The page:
As I mentioned earlier, there are many good parts of today's proposal and I thank the staff for their hard work on those items. However, I simply cannot support the recommendation as a whole, because I do not think we have the authority to limit whistleblower awards in the manner proposed. Congress has spoken on this issue, and we need to follow the law.

Thank you, and I look forward to receiving comments on these many issues.

[1] See, e.g., The SEC as the Whistleblower's Advocate, Speech by SEC Chair Mary Jo White, April 30, 2015, available at (stating the Whistleblower Program "has proven to be a game changer" and that the program has increased the SEC's efficiency and conserved its scarce resources); David Floyd, The SEC Whistleblower Program's Quiet Success, Investopedia (Sep. 26, 2016), available at ; Jason Zuckerman and Matt Stock, One Billion Reasons Why the SEC Whistleblower-Reward Program Is Effective, Forbes (Jul. 18, 2017), available at ("[T]he program has proved to be an unmitigated success in enabling the SEC to discover fraud, protect investors, and prevent another financial crisis.")

[2] Release at 8.

[3] Id.

[4] 17 CFR § 21F-6. Other factors include the assistance provided by the whistleblower, the Commission's law enforcement interests, the whistleblower's participation in internal compliance systems, the whistleblower's culpability in the wrongdoing, any unreasonable reporting delay, and any interference with internal compliance and reporting systems.

[5] Generally speaking, once the Fund falls below $300 million, any monetary sanctions collected in SEC enforcement actions that aren't returned to investors are deposited into the Fund until the Fund again exceeds $300 million. 15 U.S.C. § 78u-6(g) If the amount of money deposited into or credited to the Fund is not sufficient to satisfy an award, then the Commission will deposit enough money into the Fund from the monetary sanctions collected by the Commission in that particular action to pay the unsatisfied portion of the award. Id. It is unlikely that this would happen, but if this is what is truly motivating the desire to limit whistleblower awards, a $30 million award seems unlikely to cause this problem.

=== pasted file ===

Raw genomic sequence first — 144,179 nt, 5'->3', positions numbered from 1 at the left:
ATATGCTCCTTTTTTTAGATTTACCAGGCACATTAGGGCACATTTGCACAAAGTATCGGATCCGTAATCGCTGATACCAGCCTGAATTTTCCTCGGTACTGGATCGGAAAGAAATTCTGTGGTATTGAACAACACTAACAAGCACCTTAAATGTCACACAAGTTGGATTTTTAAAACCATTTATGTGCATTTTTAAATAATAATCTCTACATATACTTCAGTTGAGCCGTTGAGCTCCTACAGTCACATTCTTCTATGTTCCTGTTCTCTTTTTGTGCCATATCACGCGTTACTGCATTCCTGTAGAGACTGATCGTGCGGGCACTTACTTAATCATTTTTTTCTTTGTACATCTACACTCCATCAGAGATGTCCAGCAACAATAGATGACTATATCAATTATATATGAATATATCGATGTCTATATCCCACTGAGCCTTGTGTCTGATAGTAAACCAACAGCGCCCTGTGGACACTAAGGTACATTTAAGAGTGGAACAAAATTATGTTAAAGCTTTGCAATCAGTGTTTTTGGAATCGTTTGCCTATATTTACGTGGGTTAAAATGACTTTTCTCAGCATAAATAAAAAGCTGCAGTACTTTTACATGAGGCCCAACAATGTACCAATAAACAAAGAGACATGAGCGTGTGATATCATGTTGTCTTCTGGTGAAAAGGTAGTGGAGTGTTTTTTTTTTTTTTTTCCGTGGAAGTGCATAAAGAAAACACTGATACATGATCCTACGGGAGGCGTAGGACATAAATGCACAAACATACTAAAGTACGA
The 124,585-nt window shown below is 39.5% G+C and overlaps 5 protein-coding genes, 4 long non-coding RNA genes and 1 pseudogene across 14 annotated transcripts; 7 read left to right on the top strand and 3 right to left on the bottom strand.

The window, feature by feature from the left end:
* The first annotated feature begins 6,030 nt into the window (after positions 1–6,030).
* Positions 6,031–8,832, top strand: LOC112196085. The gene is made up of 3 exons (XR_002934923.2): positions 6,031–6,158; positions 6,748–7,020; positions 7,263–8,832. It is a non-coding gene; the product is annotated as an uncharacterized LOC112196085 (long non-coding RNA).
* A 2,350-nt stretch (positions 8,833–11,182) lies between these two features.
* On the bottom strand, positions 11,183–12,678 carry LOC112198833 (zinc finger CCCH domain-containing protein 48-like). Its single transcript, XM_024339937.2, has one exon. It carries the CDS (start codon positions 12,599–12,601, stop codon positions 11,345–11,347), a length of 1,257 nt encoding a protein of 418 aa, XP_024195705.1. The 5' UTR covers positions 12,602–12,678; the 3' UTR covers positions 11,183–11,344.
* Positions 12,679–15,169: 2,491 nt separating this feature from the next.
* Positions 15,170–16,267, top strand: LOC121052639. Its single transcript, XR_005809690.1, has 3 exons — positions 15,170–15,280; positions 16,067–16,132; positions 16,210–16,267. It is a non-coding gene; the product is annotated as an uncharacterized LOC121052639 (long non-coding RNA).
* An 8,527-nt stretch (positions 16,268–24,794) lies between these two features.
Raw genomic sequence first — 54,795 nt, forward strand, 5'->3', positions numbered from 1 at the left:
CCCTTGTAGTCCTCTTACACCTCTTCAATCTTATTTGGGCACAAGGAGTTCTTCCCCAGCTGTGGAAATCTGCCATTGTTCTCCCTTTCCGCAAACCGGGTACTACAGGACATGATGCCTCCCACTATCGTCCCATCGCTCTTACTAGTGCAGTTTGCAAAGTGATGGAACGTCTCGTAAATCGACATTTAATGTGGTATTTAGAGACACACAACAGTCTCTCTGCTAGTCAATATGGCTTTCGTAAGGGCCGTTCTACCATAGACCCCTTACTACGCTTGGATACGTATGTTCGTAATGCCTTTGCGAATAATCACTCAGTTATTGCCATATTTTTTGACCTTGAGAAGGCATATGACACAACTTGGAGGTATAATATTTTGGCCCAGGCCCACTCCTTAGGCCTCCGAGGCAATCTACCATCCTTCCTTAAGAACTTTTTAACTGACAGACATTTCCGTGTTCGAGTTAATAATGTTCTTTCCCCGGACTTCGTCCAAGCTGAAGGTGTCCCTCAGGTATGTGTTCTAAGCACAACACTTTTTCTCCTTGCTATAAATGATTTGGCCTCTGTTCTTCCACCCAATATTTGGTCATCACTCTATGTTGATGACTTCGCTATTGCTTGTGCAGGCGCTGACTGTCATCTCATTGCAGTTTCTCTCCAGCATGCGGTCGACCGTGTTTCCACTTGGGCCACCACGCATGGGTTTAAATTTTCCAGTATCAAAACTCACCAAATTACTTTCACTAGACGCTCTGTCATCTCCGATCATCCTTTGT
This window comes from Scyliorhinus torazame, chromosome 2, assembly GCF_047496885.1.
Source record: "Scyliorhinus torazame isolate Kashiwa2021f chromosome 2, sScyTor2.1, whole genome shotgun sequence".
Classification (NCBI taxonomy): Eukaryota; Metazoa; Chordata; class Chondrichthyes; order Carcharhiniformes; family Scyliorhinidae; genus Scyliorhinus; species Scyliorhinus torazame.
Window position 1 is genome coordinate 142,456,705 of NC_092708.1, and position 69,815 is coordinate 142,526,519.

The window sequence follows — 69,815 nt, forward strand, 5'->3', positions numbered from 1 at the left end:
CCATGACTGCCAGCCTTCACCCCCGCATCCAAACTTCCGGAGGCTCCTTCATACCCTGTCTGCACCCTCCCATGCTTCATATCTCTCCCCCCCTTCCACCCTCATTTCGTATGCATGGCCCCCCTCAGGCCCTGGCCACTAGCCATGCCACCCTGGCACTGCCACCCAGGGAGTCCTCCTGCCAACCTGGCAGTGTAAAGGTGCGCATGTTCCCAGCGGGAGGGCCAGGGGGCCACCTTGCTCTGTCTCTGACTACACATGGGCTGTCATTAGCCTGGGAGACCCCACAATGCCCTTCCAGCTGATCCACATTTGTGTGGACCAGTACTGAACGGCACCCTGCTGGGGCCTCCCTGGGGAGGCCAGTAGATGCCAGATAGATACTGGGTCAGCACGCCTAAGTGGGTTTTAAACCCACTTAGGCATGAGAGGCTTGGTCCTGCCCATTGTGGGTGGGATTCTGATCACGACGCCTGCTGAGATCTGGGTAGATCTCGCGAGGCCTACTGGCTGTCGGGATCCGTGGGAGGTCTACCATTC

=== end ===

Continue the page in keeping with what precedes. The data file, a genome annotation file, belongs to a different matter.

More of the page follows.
[6] SEC Agency Financial Reports for fiscal years 2011-2017, available at

[7] Release at 8.

[8] The release suggests that the proposal is not a cap on potential awards, but is simply a means by which the Commission can retain flexibility to reduce an award to the extent it deems appropriate. I reject this assertion in part for the reasons I discuss below. In addition, I believe that the means by which the proposal provides such flexibility would have the practical effect of serving as a cap.

[9] 15 U.S.C. § 78u-6(c)(B)(ii).

[10] Proposed Rule 21F-6(d).

[11] Proposed Rule 21F-6(e).

[12] Release at 13

I would first like to thank the Chairman for making this rulemaking a priority. I also want to thank our staff in the Office of the General Counsel, Office of the Whistleblower, and Division of Economic and Risk Analysis for their hard work on this release. I appreciate your responsiveness to my questions, comments, and edits.